There exists in some almost-forgotten corner of the Asian continent an enormous manual of ritual practices. This manual outlines in precise and exacting detail how qualified individuals prepare for worship – and only individuals who prepare can even hope to become qualified. Every waking moment is prescribed from the way to wake up, to the first direction to face, to the first words to say upon standing up for the first time each day.

Every proper sort of worship is also outlined in meticulous detail. What metal should be used to make the implements of worship? How should those materials be collected? How should those materials be prepared? Who is qualified to collect, prepare, and transform the materials required to create the required implements for worship? Those details are there. The people who prepared these rules were quite possibly the highest experts on the matter of spiritual purity. Centuries later their descendants still possess that manual and still implement its instructions. They pride themselves on holding themselves to a standard of practice more rigorous than any other line of spiritual descent. When asked directly if they still follow every rule, the only response was a sheepish non-committal gesture.

It seems that the experts determined that when the pursuit of purity got in the way of the actual doing of the work, then the actual purpose of the endeavor was lost to the minutia. In other words, at some point it was determined that one could, in fact, have too much purity.

(Here, now, we might scoff and say that well *of course* there’s such a thing as “too much” of something if you stretch an example to the point of outrageous absurdity. Except that the people compiling the manual of ritual purity and ritual worship *did not* see it that way. Their task was preparing a book that would contain answers to all possible questions regarding a topic of utmost importance to them. They wanted no ambiguity on this matter. They were not, perhaps, themselves personally concerned with overseeing the implementation of every rule they wrote down. They simply did their best to anticipate every possible question and to provide appropriate answers. Having an answer to every possible question regarding ritual purity might be valuable in a tradition that holds purity to be a matter determined nearly exclusively by behavior, not by birth or any other characteristic; however, even in the midst of striving to implement absolutely every rule at every time for every person involved in the operation of central ritual settings the line of descendants eventually had to concede that *someone* had to sweep the floor. If preparing to do ritual becomes of greater concern than the ritual itself, eventually one’s emotional focus shifts from love of the gods to love of achieving perfection via following rules. Admittedly, this probably something that very few of us have to worry about and indeed, adopting a purity practice had a profoundly positive impact on my spiritual life – but if you talk with enough Ceremonial Magicians you’ll discover that this problem is alive and well today.)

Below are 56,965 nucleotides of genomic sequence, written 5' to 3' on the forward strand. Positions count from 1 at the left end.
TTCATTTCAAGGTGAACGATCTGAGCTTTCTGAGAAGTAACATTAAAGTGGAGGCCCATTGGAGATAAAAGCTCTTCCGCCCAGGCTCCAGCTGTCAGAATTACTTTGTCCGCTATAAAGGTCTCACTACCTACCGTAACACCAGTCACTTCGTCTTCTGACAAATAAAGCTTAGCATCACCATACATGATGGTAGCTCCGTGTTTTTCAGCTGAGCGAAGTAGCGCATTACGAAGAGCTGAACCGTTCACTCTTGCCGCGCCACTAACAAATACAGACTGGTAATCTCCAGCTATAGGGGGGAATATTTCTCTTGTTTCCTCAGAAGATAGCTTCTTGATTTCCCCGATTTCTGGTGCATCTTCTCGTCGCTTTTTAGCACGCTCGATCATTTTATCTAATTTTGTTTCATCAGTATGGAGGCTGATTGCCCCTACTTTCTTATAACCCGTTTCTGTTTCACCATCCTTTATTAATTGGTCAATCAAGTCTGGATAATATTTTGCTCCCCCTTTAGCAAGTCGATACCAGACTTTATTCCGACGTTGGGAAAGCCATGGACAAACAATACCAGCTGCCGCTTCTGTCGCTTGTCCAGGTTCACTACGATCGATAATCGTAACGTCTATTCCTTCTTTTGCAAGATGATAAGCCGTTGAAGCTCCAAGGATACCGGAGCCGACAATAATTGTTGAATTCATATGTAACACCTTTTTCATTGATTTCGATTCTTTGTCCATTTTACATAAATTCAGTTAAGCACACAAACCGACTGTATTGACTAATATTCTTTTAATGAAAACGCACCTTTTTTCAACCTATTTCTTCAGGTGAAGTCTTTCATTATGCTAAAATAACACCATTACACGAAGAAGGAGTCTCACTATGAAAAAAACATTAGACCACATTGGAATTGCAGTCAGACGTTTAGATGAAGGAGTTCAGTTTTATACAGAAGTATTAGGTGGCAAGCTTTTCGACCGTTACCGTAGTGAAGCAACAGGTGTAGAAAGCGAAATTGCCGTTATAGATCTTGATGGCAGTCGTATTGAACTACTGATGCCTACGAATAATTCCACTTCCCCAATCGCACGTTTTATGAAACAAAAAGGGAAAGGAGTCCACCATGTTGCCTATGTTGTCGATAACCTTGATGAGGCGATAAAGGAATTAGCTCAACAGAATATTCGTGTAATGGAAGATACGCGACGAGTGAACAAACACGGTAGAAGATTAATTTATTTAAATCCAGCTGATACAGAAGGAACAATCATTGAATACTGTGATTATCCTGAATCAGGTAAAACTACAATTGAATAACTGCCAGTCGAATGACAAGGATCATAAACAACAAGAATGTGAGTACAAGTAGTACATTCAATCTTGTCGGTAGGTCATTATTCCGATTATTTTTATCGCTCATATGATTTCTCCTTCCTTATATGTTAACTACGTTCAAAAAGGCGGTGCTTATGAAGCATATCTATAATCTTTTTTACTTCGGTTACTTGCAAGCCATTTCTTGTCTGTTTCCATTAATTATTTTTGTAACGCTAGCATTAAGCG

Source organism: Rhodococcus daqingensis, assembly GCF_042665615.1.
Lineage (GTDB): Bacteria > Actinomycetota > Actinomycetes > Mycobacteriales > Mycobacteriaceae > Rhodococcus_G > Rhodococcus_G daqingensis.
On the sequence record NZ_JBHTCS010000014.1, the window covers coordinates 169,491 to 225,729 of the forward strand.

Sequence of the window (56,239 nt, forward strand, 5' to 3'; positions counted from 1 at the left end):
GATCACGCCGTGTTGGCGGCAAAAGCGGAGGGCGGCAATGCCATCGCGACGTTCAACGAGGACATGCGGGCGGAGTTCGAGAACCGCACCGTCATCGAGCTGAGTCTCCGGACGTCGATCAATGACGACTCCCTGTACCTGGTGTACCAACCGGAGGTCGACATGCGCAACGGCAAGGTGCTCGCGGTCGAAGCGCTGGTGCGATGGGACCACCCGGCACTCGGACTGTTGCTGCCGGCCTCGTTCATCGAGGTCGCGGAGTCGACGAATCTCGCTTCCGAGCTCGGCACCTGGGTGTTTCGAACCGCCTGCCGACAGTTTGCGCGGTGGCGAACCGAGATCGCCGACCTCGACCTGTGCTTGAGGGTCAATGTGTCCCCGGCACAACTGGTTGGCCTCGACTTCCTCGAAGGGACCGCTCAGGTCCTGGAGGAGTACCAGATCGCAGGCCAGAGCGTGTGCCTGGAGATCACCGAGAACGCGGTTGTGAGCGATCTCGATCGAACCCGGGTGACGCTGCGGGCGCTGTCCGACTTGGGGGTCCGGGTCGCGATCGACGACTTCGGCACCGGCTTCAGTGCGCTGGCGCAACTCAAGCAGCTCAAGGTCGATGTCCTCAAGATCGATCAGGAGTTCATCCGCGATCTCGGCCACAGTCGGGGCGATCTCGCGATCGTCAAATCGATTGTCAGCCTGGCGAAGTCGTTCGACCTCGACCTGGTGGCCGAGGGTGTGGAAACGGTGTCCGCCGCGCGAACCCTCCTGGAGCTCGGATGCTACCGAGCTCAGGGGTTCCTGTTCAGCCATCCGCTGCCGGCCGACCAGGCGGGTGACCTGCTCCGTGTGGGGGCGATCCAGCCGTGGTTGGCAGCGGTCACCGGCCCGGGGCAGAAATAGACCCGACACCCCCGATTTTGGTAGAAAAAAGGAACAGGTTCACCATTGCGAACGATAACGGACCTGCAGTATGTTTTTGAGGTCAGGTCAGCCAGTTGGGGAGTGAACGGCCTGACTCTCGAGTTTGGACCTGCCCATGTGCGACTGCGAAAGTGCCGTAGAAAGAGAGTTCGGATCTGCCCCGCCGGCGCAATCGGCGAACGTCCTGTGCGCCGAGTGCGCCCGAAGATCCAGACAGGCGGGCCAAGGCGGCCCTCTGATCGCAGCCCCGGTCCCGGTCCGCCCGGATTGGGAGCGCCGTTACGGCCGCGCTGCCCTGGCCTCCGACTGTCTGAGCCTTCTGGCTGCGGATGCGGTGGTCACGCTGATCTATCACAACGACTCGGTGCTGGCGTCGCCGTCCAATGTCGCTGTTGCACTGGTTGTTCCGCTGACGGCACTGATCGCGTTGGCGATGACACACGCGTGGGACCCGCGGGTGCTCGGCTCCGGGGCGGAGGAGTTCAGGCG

My personal purity practice began formally about five years ago. Even though I’d been following ideal diet and dress habits for many years prior to that and attempting to grow into purer mental and emotional spaces (attitudes of humble service, charity, compassion, tolerance, and forbearance being essential parts of these efforts), none of these were taken up with an eye towards purity practices. Indeed, since I had always been taught that there was no impurity before the Mother I rather thought that I didn’t have to worry about these rules and standards. I was wrong. It is intensely wrong to dismiss out of hand something that you actually don’t understand anything about. I knew nothing about ritual purity; I was extremely arrogant to assume that it had nothing to teach me

Over weeks and months and years I very gradually started to acquire better ritual hygiene. And I don’t just mean energetic/spiritual hygiene in front of the altar or in ritual or in magical practice – though these are kind of the intended outcomes of such habits. My worldview shifted profoundly, yet subtly. I saw things differently and I understood things differently. The practice taught me, as all good practices should.

I’ll be the first to admit that I know nothing. Five years is not enough time to become even mildly fluent in the school of purification I was studying. A lifetime might not be enough. I imagine all practitioners eventually realize in a very personal way that there will never be enough. The elusive ingredient (heh) is divine mercy. This is why we confess our errors; this is why we ask forgiveness; this is why we seek shelter. Mercy must come from another place, from a source that can deploy a power that drowns our errors and imperfections. Even purity, I discovered, is impure. Even purity requires humbly asking our guides, gods, and Powers for grace – for presence freely given.

The title of this post comes from one of my very favorite videos of my very favorite video makers. Watch. Love.